And then there is watching something else that is like a child to me, the ATB ministry grow and prosper without me. It is indeed an honor to serve the Lord but even greater to know that you followed His directions. His directions make it more about Him as time goes on and less about me. To hear the joy from last week's lesson taught by a man in grief for the loss of his wife, who courageously has served the Lord for over four decades gave me goosebumps thinking of the love and emotion in that room Sunday.
We have an incredible group of folks at ATB, I am blessed with a wonderful family at home and at Campus, and I always need to remember that if I don't work out my salvation, nothing usually works out. But if I do, it is amazing how God works out the rest of life. In the Aramaic Bible translated into plain English, the words come out "with awe and with trembling, do the service of your life." That is what I have tried to do even though the work has not been easy.
But you know what they say, "no pain, no gain." Coming home again with much joy and satisfaction in my heart!
Why is it that there is this desire in us to always have more? What makes us wired so that being content seems to be an ever elusive thing? Christians may point to the apple in the garden, others may talk about the desire to succeed (Cain and Abel), still others may just say that it is human instinct.
I don't have THE answer, but I have a pretty good idea, being a recovering alcoholic, why. One of our previous AA members once said, "When we are in our own mind, we are behind enemy lines," and I couldn't agree more. You see the devil prowls around like a roaring lion scheming every minute how to get in my head. The scriptures tell us our battles are not against what we can see in front of us, they are against what we cannot see.
The battle is against our mind, and Satan who is the big bad wolf, is dressing up what is not good for us in sheep's clothing to make it look appealing. I know because I have fallen for virtually every scheme he has devised for me, that is until I met the actual shepherd of those real sheep. Now it is easier to see the disguise and somewhat easier not to fall since the voice of that good shepherd warns me of the dangers ahead.
I say that, but here is the real problem. We are not designed to be content by nature, and even though Paul said he learned to be content in each and every situation he was in, he still had a thorn in his side. The big bad wolf was always knocking at his door because that is the battle that is being waged in our minds that can only be overcome by changing our mindset. This doesn't eliminate the threat, but we can stop it from happening.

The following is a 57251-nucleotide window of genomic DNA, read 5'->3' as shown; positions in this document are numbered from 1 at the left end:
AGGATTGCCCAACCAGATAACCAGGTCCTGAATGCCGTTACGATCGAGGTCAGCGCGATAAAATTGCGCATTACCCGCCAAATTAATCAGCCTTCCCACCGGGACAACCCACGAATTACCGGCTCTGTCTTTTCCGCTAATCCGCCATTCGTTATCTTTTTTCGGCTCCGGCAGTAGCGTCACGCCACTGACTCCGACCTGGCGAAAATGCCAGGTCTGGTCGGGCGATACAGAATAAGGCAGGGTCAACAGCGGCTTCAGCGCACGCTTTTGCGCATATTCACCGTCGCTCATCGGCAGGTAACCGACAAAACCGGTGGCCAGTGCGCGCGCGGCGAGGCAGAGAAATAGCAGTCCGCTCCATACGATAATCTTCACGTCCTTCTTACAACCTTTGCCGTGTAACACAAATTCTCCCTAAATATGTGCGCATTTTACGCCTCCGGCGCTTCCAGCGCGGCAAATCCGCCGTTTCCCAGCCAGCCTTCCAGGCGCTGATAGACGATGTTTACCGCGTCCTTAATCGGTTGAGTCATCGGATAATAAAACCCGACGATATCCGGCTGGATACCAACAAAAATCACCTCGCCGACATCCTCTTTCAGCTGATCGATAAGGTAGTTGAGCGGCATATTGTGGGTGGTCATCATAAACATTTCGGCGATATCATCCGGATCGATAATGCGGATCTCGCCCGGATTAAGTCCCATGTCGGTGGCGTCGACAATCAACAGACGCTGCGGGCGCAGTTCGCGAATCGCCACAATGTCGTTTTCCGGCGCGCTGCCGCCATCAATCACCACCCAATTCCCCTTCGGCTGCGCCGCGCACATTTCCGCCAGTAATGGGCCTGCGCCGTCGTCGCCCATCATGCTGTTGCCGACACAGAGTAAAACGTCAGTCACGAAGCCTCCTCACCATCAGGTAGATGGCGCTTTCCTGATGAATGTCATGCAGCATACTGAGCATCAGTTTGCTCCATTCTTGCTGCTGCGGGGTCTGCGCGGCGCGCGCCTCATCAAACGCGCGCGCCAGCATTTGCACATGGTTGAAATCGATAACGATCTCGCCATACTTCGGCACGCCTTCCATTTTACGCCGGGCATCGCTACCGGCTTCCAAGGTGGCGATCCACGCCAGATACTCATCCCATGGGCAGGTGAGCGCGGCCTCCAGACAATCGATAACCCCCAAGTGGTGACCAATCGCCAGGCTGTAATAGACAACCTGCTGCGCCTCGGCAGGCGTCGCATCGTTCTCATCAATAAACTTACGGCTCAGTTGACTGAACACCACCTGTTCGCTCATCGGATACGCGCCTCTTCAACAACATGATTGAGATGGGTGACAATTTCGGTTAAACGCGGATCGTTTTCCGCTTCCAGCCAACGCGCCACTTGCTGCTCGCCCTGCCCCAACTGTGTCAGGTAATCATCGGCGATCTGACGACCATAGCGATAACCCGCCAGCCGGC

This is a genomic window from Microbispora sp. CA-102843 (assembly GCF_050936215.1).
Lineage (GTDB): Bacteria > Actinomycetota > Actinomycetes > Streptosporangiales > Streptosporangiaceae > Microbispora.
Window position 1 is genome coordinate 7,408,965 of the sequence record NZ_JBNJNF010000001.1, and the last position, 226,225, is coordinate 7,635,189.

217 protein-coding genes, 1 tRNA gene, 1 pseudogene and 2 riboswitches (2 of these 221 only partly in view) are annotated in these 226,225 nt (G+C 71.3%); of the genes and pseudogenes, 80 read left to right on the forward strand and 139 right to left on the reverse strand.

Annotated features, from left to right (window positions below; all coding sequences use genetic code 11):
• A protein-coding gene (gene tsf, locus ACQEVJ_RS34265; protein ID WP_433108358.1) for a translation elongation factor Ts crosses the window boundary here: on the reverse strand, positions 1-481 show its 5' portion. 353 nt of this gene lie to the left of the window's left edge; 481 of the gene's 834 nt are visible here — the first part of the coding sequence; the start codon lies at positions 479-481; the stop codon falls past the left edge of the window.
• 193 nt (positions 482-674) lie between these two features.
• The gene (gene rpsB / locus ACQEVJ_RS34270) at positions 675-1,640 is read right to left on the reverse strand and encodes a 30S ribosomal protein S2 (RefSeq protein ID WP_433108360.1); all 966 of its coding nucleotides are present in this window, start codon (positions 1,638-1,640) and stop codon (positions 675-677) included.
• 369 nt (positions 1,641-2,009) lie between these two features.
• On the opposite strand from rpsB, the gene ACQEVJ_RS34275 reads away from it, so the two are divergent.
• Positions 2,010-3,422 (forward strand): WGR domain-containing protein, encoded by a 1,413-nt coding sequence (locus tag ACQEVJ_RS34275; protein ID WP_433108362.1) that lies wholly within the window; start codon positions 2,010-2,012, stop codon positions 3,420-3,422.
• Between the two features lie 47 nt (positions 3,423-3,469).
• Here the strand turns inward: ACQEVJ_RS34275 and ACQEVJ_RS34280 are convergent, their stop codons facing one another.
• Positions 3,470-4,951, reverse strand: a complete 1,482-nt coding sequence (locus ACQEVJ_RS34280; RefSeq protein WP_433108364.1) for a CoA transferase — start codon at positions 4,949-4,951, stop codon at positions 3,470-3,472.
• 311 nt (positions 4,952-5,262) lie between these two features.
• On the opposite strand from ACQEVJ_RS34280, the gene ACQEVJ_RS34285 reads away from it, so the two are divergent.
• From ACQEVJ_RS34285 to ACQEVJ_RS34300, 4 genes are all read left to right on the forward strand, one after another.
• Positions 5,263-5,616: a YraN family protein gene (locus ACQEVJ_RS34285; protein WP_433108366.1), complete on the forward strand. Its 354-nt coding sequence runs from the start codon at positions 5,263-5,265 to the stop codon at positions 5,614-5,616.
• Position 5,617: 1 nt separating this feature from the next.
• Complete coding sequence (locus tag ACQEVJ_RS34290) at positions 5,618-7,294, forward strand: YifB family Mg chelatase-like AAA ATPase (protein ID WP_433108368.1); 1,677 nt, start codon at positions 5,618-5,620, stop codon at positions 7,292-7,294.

Other things and people always look better to us because we are not happy with ourselves. While not Dr. Phil, I have a PHD in previous bad behavior. I was unhappy with me, so others paid for it, I paid for it by attacking my own sense of right and wrong and the devil kept prodding me on by making other things and people look very attractive and good for me. And if we think we are beyond that, think again.
People who don't understand always ask why we say we are "recovering alcoholics." We ,however, understand that we are but one drink, one hit, one snort from co-horting with the big bad wolf. The only thing that separates us from his schemes is the grace and mercy of our Lord Jesus Christ, which, through His Spirit in us provides a shield against giving in to temptation. We become like sheep if we change our mindset and listen to the voice of the shepherd leading us away from danger.
That wolf in sheep's clothing doesn't give a hoot about you; he cares only that you take his side against God. Why would we ever go against God? Because we sometimes act like big dumb sheep who want to run away from the pack.
There's even another scripture about that, too, but why not write our own that just says,"No, I won't do it." That will make God very happy! And it just might make us feel very good about ourselves in the process. And, we may even feel somewhat content.
Glenn is an ex-Marine Viet Nam vet who is also a recovering alcoholic, clean and sober for 30 years. He has been involved in start up and ongoing recovery ministry at North Atlanta Church and Campus for the last two decades. He has a passion for outreach and to spread the message that the answer to lasting and fulfilling recovery from addiction is in a relationship with Jesus Christ. He and the ATB team are available to assist in your questions or needs on an individual basis and will do so maintaining complete confidentiality. You may e-mail him at firstname.lastname@example.org.